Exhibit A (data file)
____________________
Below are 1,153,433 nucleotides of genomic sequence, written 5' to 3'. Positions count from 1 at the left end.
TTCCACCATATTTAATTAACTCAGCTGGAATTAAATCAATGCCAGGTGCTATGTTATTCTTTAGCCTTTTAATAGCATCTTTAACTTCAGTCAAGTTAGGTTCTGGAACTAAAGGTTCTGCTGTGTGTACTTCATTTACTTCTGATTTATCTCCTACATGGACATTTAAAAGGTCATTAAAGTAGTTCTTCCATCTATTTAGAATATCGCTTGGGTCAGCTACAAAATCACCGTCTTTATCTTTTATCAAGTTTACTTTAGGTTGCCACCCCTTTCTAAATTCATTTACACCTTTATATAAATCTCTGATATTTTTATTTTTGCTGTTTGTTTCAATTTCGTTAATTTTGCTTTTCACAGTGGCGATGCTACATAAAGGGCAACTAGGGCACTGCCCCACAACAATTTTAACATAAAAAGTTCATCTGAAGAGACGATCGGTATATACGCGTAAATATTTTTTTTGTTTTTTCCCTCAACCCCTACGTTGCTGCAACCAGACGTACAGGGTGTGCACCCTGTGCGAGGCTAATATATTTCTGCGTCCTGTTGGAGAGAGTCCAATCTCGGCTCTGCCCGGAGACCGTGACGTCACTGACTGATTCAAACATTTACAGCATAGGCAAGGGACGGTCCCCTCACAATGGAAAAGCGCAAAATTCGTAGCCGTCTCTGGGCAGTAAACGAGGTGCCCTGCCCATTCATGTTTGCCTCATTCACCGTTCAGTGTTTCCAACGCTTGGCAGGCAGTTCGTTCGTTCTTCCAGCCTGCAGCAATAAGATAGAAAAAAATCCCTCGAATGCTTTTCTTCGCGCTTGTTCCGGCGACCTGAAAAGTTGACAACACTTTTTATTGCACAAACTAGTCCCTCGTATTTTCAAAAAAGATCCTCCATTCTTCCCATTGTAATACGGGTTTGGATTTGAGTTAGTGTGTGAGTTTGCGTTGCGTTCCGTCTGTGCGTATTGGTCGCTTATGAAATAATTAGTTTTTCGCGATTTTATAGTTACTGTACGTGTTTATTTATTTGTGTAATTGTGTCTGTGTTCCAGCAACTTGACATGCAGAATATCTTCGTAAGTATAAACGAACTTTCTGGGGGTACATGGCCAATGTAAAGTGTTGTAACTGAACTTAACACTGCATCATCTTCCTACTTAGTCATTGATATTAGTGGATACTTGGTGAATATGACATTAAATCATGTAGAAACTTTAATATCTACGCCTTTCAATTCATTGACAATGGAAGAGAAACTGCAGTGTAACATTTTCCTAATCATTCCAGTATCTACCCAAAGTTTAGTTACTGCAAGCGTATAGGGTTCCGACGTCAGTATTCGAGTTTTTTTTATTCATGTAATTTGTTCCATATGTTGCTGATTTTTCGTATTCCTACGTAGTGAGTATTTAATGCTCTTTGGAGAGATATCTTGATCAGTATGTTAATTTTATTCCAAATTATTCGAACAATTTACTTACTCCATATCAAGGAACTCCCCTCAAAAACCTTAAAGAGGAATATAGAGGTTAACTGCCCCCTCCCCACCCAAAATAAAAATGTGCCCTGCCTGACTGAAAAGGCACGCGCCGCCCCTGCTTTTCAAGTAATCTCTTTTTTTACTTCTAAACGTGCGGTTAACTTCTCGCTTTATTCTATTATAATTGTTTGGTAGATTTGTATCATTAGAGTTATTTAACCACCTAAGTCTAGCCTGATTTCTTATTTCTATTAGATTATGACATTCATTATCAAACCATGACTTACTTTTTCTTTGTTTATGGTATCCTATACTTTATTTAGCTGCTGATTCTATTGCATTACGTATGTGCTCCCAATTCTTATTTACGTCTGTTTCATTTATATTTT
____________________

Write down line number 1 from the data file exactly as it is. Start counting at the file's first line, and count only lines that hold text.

Below are 1,153,433 nucleotides of genomic sequence, written 5' to 3'. Positions count from 1 at the left end.